Rebecca W. Loraamm, PhD


Assistant Professor, University of Oklahoma Dept. of Geography and Environmental Sustainability


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My research program centers on expanding Geographic Information Science (GIS) research to meet new or undiscovered problem sets by incorporating spatial and temporal dynamics as fundamental analytical concerns. My research program has yielded studies presenting new quantitative methodologies, applications, and publicly available software tools supporting this focus. This work is positioned to address the influx of movement data brought by the increasingly ubiquitous use of location-aware technologies in society. My key areas of inquiry include (1) developing new analytics for movement data, (2) examining how movement analysis can enrich the discourse in applied ecology, and further, (3) understanding the influence of space on sustainability in contexts both biotic and abiotic. These studies draw from a theoretical and methodological grounding in time-geography, time-series analysis, agent-based modeling, spatial optimization, suitability modelling, network analysis, point pattern analysis, and movement analysis.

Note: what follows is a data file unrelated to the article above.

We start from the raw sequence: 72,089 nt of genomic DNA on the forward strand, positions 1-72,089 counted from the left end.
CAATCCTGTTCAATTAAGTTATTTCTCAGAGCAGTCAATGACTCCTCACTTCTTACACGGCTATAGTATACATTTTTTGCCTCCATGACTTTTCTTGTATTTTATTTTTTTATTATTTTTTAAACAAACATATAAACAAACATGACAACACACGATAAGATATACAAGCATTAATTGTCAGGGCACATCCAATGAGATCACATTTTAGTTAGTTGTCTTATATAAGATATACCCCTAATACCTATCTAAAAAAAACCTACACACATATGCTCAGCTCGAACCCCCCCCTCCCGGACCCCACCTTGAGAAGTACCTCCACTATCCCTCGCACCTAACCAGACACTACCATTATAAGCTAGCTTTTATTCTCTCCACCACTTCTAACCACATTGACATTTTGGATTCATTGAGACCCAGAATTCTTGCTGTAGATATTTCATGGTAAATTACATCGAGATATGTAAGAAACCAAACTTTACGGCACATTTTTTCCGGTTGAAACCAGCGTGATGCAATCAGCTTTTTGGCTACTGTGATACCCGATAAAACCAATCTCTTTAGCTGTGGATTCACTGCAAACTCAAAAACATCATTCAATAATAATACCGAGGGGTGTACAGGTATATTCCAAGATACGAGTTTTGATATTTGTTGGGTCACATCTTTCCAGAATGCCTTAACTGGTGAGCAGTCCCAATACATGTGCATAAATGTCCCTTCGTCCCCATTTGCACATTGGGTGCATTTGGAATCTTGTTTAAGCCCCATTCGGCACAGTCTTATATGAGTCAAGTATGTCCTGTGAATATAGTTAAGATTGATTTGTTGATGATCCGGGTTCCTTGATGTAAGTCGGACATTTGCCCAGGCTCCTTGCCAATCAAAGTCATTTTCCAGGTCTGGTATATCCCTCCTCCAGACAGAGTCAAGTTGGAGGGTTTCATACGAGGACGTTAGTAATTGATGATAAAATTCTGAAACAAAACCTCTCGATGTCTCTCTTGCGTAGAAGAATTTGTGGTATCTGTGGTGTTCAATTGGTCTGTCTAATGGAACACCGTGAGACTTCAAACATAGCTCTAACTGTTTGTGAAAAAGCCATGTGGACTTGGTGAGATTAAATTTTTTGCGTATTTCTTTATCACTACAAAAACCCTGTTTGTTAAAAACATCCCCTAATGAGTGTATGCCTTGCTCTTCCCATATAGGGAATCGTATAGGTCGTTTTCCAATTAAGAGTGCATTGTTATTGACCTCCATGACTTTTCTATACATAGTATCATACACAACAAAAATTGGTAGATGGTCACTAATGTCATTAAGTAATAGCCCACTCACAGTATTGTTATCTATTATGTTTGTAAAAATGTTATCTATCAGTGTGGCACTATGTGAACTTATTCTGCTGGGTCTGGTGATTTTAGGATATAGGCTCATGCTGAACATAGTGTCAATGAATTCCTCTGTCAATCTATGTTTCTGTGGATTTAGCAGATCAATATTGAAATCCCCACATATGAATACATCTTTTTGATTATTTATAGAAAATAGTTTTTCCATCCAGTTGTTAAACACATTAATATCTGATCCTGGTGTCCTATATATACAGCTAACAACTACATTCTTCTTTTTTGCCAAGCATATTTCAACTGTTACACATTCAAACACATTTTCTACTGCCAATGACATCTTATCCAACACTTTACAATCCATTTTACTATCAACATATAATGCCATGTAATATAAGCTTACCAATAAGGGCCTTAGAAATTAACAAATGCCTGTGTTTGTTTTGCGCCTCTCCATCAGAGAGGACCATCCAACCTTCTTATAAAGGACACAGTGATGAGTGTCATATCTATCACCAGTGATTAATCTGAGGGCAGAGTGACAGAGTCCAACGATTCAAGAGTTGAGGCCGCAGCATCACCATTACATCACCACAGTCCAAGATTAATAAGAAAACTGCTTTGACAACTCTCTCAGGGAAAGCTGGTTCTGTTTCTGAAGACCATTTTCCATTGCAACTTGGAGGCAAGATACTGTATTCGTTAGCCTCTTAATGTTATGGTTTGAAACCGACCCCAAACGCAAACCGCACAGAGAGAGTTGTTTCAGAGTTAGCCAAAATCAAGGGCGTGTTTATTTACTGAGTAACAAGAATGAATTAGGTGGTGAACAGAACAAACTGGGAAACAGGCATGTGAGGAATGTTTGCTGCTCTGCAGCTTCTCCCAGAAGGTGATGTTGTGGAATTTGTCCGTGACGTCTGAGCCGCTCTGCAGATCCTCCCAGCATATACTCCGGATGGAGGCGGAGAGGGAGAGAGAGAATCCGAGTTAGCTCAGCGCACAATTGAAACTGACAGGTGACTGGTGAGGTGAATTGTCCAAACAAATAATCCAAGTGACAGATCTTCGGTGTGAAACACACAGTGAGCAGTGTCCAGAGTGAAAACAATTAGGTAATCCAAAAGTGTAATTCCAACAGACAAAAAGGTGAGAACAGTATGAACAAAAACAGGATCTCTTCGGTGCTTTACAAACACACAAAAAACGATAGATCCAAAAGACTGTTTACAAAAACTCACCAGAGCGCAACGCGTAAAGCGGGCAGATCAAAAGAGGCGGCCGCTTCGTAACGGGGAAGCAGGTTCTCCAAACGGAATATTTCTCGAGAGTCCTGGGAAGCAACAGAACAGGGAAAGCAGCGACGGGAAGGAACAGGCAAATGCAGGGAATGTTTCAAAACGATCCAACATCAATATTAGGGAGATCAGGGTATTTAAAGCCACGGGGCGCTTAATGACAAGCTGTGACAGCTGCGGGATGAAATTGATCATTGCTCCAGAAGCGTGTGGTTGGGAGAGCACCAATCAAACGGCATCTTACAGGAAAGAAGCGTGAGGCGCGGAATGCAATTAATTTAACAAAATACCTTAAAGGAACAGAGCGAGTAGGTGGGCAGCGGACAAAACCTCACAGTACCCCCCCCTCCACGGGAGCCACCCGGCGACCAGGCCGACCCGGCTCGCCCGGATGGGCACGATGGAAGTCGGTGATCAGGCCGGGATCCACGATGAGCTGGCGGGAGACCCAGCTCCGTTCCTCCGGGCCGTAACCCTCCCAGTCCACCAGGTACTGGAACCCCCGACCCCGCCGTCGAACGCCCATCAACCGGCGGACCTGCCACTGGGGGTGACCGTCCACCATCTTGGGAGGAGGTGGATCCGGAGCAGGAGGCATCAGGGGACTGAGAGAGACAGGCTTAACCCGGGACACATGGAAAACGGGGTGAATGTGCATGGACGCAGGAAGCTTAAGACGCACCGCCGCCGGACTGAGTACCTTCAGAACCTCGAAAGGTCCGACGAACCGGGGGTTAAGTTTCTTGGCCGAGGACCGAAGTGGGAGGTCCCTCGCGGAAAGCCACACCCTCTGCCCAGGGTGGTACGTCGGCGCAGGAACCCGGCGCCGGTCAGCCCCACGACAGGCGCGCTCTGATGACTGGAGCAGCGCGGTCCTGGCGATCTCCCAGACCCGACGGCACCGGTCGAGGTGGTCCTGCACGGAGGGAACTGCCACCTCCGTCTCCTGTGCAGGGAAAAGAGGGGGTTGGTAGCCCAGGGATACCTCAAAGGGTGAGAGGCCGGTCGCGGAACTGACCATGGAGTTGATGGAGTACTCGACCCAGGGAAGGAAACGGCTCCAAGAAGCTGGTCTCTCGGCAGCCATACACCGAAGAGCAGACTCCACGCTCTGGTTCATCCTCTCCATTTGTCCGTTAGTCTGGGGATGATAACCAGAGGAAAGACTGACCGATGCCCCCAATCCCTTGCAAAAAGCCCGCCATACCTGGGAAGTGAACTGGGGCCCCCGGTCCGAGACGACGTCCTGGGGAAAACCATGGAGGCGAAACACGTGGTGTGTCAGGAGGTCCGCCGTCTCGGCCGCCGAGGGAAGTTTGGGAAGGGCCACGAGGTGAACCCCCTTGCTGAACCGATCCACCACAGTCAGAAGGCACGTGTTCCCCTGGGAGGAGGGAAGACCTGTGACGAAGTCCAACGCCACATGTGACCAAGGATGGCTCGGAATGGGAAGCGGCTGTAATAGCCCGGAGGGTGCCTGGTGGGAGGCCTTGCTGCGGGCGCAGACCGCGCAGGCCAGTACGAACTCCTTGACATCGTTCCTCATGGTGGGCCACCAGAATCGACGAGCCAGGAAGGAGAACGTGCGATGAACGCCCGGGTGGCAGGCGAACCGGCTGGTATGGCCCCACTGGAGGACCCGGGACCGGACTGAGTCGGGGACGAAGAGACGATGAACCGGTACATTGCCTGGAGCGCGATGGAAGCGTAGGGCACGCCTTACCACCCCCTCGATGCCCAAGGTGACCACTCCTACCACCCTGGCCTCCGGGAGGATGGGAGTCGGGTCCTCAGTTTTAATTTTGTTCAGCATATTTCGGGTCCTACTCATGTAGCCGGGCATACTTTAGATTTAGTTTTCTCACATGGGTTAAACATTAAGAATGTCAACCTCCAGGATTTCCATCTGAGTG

My contributions to the basic methodological literature in my field include extensions to the Space-Time Prism, a strategy for estimating unobserved movement between known object location captures (ex. GPS), agent-based simulations of real movement behaviors across space, along with novel strategies for the serial comparison of movements and dynamic factors in their corresponding environmental context which may co-vary over time. I have termed these as elements of “dynamic context” in their influence on observed movements at fine spatiotemporal scales. My contributions to the ecological literature often examine the implications of animal movements and their interactions with humans and the built environment at fine scales; my laboratory and students are engaged in ongoing work in this space. Additionally, my research program has generated several products outside of methods and ecological studies towards consideration of practical public health and transport sustainability issues. My long-term research goals seek to demonstrate the intrinsic value of movement data in primary and applied spatiotemporal research; to bear on timely ecological questions. These emerging questions are interested in exploring the complex spatiotemporal links and exchange between observed movements, dynamics in the contexts where movements occur, and behavior as drivers of the movement process. Check out some of my peer review publications below or on my Google Scholar Profile. Software developed for these research efforts including PySTPrism ( are available on GitHub.